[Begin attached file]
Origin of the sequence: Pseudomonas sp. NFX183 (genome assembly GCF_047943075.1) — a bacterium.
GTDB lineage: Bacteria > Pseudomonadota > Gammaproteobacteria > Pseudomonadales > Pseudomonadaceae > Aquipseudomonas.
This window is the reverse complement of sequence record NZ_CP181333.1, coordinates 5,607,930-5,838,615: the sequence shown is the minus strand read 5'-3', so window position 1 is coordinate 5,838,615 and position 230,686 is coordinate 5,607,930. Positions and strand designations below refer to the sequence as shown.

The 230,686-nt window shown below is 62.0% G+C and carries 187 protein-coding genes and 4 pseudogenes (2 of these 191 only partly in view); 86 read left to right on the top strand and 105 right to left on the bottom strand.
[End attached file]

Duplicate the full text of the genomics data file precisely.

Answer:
Origin of the sequence: Pseudomonas sp. NFX183 (genome assembly GCF_047943075.1) — a bacterium.
GTDB lineage: Bacteria > Pseudomonadota > Gammaproteobacteria > Pseudomonadales > Pseudomonadaceae > Aquipseudomonas.
This window is the reverse complement of sequence record NZ_CP181333.1, coordinates 5,607,930-5,838,615: the sequence shown is the minus strand read 5'-3', so window position 1 is coordinate 5,838,615 and position 230,686 is coordinate 5,607,930. Positions and strand designations below refer to the sequence as shown.

The 230,686-nt window shown below is 62.0% G+C and carries 187 protein-coding genes and 4 pseudogenes (2 of these 191 only partly in view); 86 read left to right on the top strand and 105 right to left on the bottom strand.